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# Gorgeous geometry

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My personal PPT compilation of info from wiki about Platonic solids and other geometric structures.

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### Gorgeous geometry

1. 1. Geometry<br />for fun<br />(click here to play Skin-on-Skin on YouTube)<br />The Platonic solids feature prominently in the philosophy of Plato for whom they are named. Plato wrote about them in the dialogue Timaeus c.360 B.C. in which he associated each of the four classical elements (earth, air, water, and fire) with a regular solid. <br />Earth was associated with the hexahedron/cube, <br />Air with the octahedron,<br />Water with the icosahedron, and <br />Fire with the tetrahedron. <br />There was intuitive justification for these associations: the heat of fire feels sharp and stabbing (like little tetrahedra). Air is made of the octahedron; its minuscule components are so smooth that one can barely feel it. Water, the icosahedron, flows out of one's hand when picked up, as if it is made of tiny little balls. By contrast, a highly un-spherical solid, the hexahedron (cube) represents earth. These clumsy little solids cause dirt to crumble and break when picked up, in stark difference to the smooth flow of water. <br />The fifth Platonic solid, the dodecahedron, Plato obscurely remarks, "...the god used for arranging the constellations on the whole heaven". Aristotle added a fifth element, aithêr (aether in Latin, "ether" in English) and postulated that the heavens were made of this element, but he had no interest in matching it with Plato's fifth solid.<br />They are 3dimensional convex regular polyhedrons, the 3D analogs of the convex regular polygons of 2D. There are PRECISELY 5. They are unique in that the faces, edges and angles are all congruent.<br />
2. 2. Platonic Solids<br />A convex polyhedron is a Platonic solid if and only if all its faces are congruent convex regular polygons, none of its faces intersect except at their edges, and the same number of faces meet at each of its vertices. Each Platonic solid can therefore be denoted by a symbol {p, q} where p = the number of sides of each face or the number of vertices of each face) and q = the number of faces meeting at each vertex (or the number of edges meeting at each vertex).The symbol {p, q}, called the Schläfli symbol, gives a combinatorial description of the polyhedron. The Schläfli symbols of the five Platonic solids are given in the table below.All other combinatorial information about these solids, such as total number of vertices (V), edges (E), and faces (F), can be determined from p and q. Since any edge joins two vertices and has two adjacent faces we must have: pF = 2E - qV The other relationship between these values is given by Euler's formula V – E + F = 2. This nontrivial fact can be proved in a great variety of ways (in algebraic topology it follows from the fact that the Euler characteristic of the sphere is 2). Together these three relationships completely determine V, E, and F. Note that swapping p and q interchanges F and V while leaving E unchanged.<br />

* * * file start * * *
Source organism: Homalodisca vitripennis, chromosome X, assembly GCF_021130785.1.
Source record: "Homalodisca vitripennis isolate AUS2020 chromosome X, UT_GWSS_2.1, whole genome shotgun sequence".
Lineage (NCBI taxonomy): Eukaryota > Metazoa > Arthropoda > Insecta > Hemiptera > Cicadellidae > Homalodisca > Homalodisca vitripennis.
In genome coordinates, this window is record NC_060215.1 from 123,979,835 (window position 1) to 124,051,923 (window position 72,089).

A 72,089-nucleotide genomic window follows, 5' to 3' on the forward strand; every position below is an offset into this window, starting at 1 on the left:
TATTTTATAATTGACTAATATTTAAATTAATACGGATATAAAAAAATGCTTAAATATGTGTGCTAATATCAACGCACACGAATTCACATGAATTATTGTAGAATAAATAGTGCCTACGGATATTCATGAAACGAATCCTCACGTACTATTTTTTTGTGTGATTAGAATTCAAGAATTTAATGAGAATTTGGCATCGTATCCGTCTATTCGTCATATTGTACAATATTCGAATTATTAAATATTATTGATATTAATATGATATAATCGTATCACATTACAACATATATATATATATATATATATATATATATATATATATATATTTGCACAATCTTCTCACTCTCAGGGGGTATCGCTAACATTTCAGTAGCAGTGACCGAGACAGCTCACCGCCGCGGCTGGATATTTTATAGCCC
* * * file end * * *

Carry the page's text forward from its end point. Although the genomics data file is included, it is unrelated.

3. 3. Platonic solids are perfectly regular solids with the following conditions: all sides are equal and all angles are the same and all faces are identical. In each corner of such a solid the same number of surfaces collide. <br />Only five Platonic solids exist: tetrahedron, hexahedron, octahedron, dodecahedron and icosahedron.The solids and their regularities were discovered by the Pythagoreans and were called originally Pythagorean solids. The Greek philosopher Plato described the solids in detail later in his book "Timaeus" and assigned the items to the Platonic conception of the world, hence today they are well-known under the name "Platonic Solids."<br />The tetrahedron is bounded by four equilateral triangles. It has the smallest volume for its surface and represents the property of dryness. It corresponds to fire.The hexahedron is bounded by six squares. The hexadedron, standing firmly on its base, corresponds to the stable earth.The octahedron is bounded by eight equilateral triangles. It rotates freely when held by two opposite vertices and corresponds to air.The dodecahedron is bounded by twelve equilateral pentagons. It corresponds to the universe because the zodiac has twelve signs corresponding to the twelve faces of the dodecahedron.The icosahedron is bounded by twenty equilateral triangles. It has the largest volume for its surface area and represents the property of wetness. The icosahedron corresponds to water.<br />Platonic Solids<br />©http://www.3quarks.com/GIF-Animations/PlatonicSolids/<br />